Gender in RMU

Here are some unrelated gender based observations.

I have been lucky enough to game alongside 23 players in my gaming lifetime. Of those 20 were men and 3 were women.

I have glanced at some of the fantasy rich ‘fandom’ peer groups and there is see an almost 50/50 or maybe even female dominant population, people like your Whovians and Pottermores to name but two.

As far as I am aware there are no female developers on the RMU dev team although I could be wrong on that.

I have only seen 3 pieces of RMU art, the covers of Arms/Character Law, Creature Law and Spell Law and not one of them features a female hero, or villain for that matter.

Looking at Arms / Character Law there are just three(!) uses of ‘her’ but 432 uses of ‘his’ in the examples. There no uses of ‘she’ but 375 ‘he’s.

Leadership or just being bossy?

In all the examples there is only a single positive female reference and that is…

“Working together, they can search the area faster,
Kamina splits up the work and coordinates the effort
(putting her leadership into play) and they begin to
search. The average of their perception bonuses is (90 +
70 + 75) = 235 / 3 = 78 + 10 (Kamina’s ranks in
leadership) = 88. Just one perception maneuver is made
at +88. It would take one person thirty minutes to
search, so for three it takes just 10 minutes (30 / 3 = 10),
so they get one perception maneuver at +90 for every 10
minutes they spend searching. The GM decides this will
be resolved as a Percentage Maneuver, since the key is
definitely there in the long grass, and will eventually be
found if they keep looking.”

So actually her efforts are irrelevant as the GM has decided that the key would be found anyway regardless of Kamina’s leadership ability.

I am not entirely sure how positive an image that is either. Is Kamina being portrayed as bossing her friends around? Maybe I am just jumping at shadows there.

The world of fantasy and Sci Fi is full of really cool, strong, positive female characters, Ellen Ripley (Alien), Hermione (Harry Potter), Katniss Everdean (Hunger Games), Tris Prior (Divergent), Jessica Jones and Annabeth Chase (Heroes of Olympus) to name a few. So why is RMU devoid of anything that may want younger female roleplayers want to engage with it?

Is there a reason that I have missed somewhere?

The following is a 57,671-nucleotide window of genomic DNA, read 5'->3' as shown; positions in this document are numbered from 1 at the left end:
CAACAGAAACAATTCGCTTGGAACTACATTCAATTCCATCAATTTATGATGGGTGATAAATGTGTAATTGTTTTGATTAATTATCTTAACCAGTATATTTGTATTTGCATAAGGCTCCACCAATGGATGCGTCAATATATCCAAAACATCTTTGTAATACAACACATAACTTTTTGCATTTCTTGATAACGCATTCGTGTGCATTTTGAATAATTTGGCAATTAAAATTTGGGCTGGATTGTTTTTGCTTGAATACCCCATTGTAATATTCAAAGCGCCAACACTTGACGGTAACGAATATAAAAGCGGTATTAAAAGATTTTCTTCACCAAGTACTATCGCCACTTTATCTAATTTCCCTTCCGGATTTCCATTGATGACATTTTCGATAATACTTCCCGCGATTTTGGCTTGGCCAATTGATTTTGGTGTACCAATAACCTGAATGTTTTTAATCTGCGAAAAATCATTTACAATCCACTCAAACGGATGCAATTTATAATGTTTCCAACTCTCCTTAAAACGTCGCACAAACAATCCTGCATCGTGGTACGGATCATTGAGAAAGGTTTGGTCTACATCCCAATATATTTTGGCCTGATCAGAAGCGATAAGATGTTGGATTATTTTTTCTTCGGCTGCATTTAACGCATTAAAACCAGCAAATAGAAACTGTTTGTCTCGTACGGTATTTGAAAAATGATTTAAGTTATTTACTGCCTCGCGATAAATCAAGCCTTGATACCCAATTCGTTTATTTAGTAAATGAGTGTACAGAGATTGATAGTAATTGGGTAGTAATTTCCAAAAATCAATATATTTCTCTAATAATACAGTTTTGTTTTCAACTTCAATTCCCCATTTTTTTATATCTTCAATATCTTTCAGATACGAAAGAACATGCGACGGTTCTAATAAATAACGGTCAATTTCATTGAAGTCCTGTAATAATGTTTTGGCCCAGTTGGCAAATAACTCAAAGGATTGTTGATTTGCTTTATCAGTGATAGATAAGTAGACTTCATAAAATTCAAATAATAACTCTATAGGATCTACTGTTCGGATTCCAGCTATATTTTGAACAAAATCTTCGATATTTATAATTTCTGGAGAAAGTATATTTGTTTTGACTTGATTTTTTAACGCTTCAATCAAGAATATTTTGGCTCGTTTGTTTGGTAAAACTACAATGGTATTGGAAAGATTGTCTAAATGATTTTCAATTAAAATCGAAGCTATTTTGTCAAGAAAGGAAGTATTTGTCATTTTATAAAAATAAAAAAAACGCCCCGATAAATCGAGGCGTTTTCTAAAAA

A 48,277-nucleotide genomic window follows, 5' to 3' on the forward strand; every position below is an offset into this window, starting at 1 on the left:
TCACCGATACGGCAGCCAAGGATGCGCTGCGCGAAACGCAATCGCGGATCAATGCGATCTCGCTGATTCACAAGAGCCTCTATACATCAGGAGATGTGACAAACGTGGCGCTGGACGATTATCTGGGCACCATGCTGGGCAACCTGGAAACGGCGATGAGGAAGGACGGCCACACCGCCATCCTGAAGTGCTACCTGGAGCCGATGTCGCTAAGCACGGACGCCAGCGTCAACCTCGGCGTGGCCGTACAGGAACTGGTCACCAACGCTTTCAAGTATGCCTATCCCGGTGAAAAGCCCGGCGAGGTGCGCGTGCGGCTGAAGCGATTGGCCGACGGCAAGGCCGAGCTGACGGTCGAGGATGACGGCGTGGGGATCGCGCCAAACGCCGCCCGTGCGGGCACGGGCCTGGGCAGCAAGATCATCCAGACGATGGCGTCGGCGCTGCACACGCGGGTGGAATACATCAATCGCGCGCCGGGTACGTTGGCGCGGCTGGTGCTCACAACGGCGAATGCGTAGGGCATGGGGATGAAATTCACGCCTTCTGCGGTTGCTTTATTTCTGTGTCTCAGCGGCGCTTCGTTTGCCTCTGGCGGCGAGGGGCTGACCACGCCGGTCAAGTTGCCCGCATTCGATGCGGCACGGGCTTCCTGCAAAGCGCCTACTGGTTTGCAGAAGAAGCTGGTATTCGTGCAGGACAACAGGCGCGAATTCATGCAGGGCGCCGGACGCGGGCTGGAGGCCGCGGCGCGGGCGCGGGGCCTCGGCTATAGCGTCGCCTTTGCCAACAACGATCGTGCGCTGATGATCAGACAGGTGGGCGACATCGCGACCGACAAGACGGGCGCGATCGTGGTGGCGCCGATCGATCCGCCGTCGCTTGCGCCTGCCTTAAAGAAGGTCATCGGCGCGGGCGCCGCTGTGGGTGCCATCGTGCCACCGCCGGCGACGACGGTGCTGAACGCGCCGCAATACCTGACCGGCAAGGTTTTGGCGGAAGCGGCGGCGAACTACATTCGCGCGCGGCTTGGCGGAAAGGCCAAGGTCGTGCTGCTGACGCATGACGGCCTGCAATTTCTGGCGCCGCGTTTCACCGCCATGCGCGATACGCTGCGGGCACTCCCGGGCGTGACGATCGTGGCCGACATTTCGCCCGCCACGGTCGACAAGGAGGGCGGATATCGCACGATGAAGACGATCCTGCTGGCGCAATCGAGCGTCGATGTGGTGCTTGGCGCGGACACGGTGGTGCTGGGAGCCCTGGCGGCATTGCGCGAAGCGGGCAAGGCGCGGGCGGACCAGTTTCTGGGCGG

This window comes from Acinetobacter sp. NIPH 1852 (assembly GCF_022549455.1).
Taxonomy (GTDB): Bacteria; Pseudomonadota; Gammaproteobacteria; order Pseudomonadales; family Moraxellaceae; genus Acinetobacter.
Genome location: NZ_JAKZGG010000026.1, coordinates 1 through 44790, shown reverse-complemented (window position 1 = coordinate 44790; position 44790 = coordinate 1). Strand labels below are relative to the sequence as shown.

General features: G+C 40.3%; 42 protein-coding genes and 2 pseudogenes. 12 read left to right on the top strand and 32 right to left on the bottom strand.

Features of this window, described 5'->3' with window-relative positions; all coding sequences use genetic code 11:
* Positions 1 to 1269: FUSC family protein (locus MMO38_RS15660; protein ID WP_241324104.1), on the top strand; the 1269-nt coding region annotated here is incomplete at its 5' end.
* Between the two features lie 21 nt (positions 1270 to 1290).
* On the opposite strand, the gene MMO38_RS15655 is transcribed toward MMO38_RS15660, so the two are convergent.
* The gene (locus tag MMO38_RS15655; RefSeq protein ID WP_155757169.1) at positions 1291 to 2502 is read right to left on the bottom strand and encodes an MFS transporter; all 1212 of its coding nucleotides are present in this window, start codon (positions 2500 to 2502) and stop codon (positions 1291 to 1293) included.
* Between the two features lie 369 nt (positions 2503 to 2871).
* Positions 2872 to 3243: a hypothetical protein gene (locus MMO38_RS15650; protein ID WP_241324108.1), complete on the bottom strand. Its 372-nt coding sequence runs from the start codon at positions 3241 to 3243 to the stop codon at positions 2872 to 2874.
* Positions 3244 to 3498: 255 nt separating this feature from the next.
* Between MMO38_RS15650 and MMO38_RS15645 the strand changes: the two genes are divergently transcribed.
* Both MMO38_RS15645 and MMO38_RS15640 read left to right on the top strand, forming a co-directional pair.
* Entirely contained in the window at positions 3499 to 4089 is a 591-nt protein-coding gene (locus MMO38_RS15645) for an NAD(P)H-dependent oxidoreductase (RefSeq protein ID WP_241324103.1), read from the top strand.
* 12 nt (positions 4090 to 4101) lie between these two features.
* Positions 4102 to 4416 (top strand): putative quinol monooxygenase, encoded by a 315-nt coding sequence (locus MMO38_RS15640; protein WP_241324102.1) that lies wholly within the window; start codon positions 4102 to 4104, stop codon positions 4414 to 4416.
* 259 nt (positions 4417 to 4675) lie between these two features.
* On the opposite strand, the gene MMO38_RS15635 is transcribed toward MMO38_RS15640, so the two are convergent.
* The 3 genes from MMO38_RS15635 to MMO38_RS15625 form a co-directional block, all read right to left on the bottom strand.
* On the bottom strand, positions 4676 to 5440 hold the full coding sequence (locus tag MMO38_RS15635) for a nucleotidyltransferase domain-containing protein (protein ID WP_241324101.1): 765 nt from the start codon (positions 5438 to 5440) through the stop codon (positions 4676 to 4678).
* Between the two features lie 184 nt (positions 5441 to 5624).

6 Replies to “Gender in RMU”

  1. There’s quite a bit of discussion and research on this, but it would be interesting in getting some thoughts on this from the original RM team and the RMU team. I hate to oversimplify but I have to wonder how much oversexualized artwork set the tone in original DnD and rpg’s in general.

    Recently there was an article on WoTC moving away from this type of gender representation. I asked Terry about his tackling of women and sexuality issues in Shadow World–he uses strong women as well as gay/lesbian people & cultures in his work.

    I think MERP probably represented women better given the art style of Middle Earth. I can’t recall any memorable female artwork from the original RM but it seems the later RMSS etc reverted to the cartoon/hyper style we are discussing.

    A few blogs/articles:

    1. I cannot see how you can get nearly 800 masculine references and only 3 feminine ones and no one notice.

  2. It should be relatively easy to change some of the ‘he’s to ‘she’s. Once you do that, the examples should even out in regards to women’s agency.

    I do think that sometimes artists are in a bit of a catch-22 when depicting female characters. Many (primarily adolescent male) players are attracted to chainmail bikinis, and might be more likely to buy books with them on the cover, even though the bikinis themselves are not just unrealistic but cheesy too, and might dissuade potential female players. But if you as an artist cut out the chainmail bikinis, your editors/marketers might say, ‘Where’s the unit-shifting portrait of the buxom amazon? We have to sell this to teenage boys, you know.’

    I very much like the McBride covers of the redband version of RM2, but note how the female character, while not wearing a chainmail bikini, does seem to get her skirt hiked up a little too easily.

    I appreciate the art in MERP overall, though there may be some chainmail bikinis in there somewhere.

  3. I wasn’t impressed with the examples overall, not just the gender profile of them.

    I think my player breakdown has over the years averaged about 40% female, but that might be because of the nature of the games I run. Most are in non-fantasy settings, and for some reason I’ve had an easier time attracting female players because of that.

      1. I tend to prefer somewhat long examples placed in a solid game context. They should to me also have a decent narrative so people can get what they need while still enjoying the reading. I tried to hit this in Sea Law, although perhaps with mixed success. Important spots for good examples are (to me) character creation from start to finish, at least one complete combat round with as many actions as possible, and examples of different ways GMs might choose to conduct similar actions.

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